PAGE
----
Character That Pursues Peace
Since the King’s nature is to be a peacemaker, naturally his subjects should also pursue peace. It should be our desire to see this blessing in the lives of others. Thus Jesus statements in verse nine: “blessed are the peacemakers.” The progression of our spiritual transformation should produce in us a passion for peace.

Passion For Peace
It was God’s passion to do away with the enmity between man and Himself that compelled him to bring peace to this broken relationship. Likewise, a passion for His peace will drive us to see it accomplished in the hearts of others.

In my opinion, too much of Christendom seeks only the salvation experience and then a mutual coexistence as we wait for our eternal rewards. But God wants us to be passionate about bringing peace to others beyond the new birth. This peace only comes from the Lordship of Jesus in our individual lives. This is the result of the spiritual transformation we have spoken of.

True kingdom culture is a desire to see others experience the peace of God. Paul tells the church in Corinth, as an ambassador for Christ that he was begging them to be reconciled to God! (2 Cor 5:20) Paul understood it was in reconciliation people would discover the peace that Jesus brings.

The price of this peace was Jesus blood. Again, Paul tells us he reconciled things to himself by “making peace by the blood of his cross.” The sacrifice of Jesus results in our being without spot or blemish before him, reconciled and no longer alienated from God. If he valued peace enough to shed innocent blood

How much more should I be passionate about using it to be a peacemaker?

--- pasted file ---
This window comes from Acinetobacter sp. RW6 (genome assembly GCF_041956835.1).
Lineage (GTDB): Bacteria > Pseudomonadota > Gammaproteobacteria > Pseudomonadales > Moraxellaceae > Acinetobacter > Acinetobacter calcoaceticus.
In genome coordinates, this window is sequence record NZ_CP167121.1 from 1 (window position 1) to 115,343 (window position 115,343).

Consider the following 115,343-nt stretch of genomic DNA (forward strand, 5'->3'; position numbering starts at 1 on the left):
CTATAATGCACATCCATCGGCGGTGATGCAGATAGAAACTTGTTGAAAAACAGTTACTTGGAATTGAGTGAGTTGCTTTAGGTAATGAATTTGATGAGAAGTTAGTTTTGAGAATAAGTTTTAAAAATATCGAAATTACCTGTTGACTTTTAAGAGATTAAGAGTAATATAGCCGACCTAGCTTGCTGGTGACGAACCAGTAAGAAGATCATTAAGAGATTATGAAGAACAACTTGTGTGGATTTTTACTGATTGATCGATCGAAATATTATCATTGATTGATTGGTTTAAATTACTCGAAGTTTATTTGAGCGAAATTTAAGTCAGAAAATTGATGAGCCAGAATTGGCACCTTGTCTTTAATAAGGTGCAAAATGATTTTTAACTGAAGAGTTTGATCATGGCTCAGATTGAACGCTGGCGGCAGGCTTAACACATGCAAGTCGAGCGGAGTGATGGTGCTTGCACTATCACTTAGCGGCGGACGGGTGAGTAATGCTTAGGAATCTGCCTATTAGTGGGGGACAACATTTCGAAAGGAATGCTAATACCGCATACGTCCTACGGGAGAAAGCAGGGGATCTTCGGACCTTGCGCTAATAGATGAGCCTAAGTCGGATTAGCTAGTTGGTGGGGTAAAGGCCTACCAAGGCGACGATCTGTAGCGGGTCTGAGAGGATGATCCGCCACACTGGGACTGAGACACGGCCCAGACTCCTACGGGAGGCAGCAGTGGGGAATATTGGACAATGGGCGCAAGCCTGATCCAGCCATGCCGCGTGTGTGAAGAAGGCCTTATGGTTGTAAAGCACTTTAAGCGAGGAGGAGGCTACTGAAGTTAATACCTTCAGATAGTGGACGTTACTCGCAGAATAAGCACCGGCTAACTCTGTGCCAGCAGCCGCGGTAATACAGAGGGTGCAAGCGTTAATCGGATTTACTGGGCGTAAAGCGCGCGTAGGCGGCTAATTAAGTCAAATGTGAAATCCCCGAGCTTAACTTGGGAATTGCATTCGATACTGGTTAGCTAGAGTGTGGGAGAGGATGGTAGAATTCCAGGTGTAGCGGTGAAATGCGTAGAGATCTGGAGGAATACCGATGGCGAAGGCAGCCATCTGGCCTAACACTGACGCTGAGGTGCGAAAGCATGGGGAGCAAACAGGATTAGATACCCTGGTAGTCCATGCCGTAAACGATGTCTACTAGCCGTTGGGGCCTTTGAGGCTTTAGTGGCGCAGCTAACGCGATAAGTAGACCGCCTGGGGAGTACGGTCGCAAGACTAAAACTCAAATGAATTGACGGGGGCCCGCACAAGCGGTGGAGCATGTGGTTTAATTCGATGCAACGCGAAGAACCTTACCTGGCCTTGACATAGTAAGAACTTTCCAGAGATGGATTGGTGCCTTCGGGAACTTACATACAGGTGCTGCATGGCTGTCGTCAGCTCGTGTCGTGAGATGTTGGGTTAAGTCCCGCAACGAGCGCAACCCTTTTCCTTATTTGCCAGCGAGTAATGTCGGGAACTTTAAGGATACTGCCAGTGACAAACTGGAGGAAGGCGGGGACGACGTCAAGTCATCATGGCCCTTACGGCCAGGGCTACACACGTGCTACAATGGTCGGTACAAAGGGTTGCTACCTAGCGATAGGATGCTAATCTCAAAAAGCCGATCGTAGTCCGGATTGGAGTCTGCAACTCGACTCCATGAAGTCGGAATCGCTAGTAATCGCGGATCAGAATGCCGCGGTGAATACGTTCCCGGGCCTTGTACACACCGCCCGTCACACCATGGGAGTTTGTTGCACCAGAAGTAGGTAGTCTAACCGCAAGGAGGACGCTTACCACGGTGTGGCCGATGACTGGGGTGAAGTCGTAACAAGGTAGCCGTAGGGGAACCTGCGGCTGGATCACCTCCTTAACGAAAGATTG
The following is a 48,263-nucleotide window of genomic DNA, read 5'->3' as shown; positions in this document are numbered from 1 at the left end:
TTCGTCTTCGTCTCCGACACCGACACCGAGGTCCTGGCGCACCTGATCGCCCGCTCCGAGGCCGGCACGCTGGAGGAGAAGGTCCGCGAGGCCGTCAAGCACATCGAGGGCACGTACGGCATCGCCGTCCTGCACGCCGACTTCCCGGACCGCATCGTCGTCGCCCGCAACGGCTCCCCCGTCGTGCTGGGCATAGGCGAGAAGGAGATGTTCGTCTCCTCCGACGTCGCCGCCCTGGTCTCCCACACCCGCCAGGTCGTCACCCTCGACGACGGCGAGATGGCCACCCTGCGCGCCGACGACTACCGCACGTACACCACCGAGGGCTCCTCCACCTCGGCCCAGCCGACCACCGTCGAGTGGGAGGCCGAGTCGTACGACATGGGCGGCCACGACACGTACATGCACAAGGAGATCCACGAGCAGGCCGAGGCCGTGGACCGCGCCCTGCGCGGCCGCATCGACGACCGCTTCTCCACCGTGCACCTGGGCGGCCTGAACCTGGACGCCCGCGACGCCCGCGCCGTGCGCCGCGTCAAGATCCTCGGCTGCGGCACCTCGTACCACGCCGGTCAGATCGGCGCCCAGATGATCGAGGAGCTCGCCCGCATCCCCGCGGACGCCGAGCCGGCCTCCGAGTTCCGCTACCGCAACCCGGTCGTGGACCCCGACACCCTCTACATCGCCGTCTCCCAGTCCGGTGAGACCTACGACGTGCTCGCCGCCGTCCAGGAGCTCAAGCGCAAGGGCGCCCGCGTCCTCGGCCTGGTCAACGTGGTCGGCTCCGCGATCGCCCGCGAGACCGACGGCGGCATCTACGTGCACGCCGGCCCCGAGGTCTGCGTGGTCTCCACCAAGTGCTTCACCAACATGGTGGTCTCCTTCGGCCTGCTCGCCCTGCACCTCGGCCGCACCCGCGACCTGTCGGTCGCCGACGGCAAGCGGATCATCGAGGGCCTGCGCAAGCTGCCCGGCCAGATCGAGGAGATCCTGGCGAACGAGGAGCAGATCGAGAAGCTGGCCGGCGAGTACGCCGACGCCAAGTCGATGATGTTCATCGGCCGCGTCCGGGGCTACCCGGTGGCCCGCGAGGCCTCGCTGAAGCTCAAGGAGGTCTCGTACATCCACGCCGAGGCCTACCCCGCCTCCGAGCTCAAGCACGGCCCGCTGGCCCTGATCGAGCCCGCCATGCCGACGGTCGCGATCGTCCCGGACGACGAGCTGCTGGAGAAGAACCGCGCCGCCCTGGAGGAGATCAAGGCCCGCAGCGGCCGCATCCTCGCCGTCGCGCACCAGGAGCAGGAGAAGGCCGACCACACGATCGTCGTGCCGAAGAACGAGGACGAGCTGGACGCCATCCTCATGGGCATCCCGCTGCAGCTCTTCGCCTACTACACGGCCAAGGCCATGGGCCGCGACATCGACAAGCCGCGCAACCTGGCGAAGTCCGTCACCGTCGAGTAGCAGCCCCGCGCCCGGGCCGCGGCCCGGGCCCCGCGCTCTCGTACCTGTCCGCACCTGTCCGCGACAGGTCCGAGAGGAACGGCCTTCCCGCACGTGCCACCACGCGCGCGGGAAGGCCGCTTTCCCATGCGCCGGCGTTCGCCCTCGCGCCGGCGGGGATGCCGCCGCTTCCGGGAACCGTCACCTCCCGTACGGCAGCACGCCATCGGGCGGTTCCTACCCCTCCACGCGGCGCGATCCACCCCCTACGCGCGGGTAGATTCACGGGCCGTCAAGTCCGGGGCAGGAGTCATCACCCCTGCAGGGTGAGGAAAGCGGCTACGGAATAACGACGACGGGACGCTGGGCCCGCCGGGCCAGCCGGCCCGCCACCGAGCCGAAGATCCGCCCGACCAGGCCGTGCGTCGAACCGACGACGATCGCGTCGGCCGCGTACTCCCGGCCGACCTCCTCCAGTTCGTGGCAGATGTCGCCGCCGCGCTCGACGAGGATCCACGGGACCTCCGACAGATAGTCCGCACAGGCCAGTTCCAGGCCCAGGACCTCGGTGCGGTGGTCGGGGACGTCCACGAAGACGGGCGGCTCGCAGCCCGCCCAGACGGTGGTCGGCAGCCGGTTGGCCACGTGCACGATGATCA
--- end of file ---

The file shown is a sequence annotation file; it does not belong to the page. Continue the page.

Pursuit of Peace
Peter tell us that those who love life and desire good days are to peruse peace. “Whoever desires to love life and see good days, let him keep his tongue from evil and his lips from speaking deceit; let him turn away from evil and do good; let him seek peace and pursue it.” (1 Peter 3:10-11)

To pursue here means to aggressively chase, like a hunter would pursue a catch. It is to pursue with al haste, desiring to over take or apprehend something. It is to relentlessly hunt something down.

Paul is a classic example of pursuit. He was a persecutor of God’s people, relentlessly hunting them down in the name of his god. We see that God did the same to him on the Damascus road. As a result, we see a transfer of Paul’s desire. Instead of persecution, he pursued those who were alienated from God and brought them back into a relationship with Him. Thus restoring peace: to their relationship and lives.

As Kingdom representatives we should pursue peace. First, in all areas of our personal relationships and then in the lives of those who do not know our King, Jesus. It should be a relentless effort on our part to bring peace to the micro-cultures we are involved in. At work, school, community activities, neighborhoods and personal relationship we should be the peacemakers. Let it never be said of a disciple of Jesus that we were instigators of turmoil and tension.

The Prize Of Peace
Jesus said the reward of a peacemaker was “blessedness,” a sense of happiness and fulfillment. What greater sense of accomplishment can we have than to see our environment and others experience the peace of Jesus Christ!

Further, Jesus says this individual would be “called the sons of God.” Because this person is exhibiting the nature of our heavenly father and pursuing the passion of our father, peace, it will be noted they are acting like their Father. With this demonstration, they will become known as sons of God!

The ultimate evidence of a transformed character is to act like our heavenly Father and pursue peace – be a peacemaker!

Other posts in the Attractional Lifestyle Of The Kingdom Series


Dr Martin lives in St Louis MO,  with his wife Ava and their dog Zoe.  His ministry focus is the principles of Kingdom Authority that empower believers to use their spiritual gifts, demonstrating the miraculous power of Jesus and his kingdom. The results: increased faith and the potential for greater revival and harvest. He is available to speak to your local assembly, organization or ministry. For more information, check  us out here

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2 Responses to “Hunting For Peace”

  1. Imelda Z. Kaufman

    08. Jul, 2013

    Notice how God’s peace is integrally related to his salvation, to the restoration of his reign on earth. When God saves, he will restore his kingdom so that those who live under his rightful rule will experience the fullness of his peace.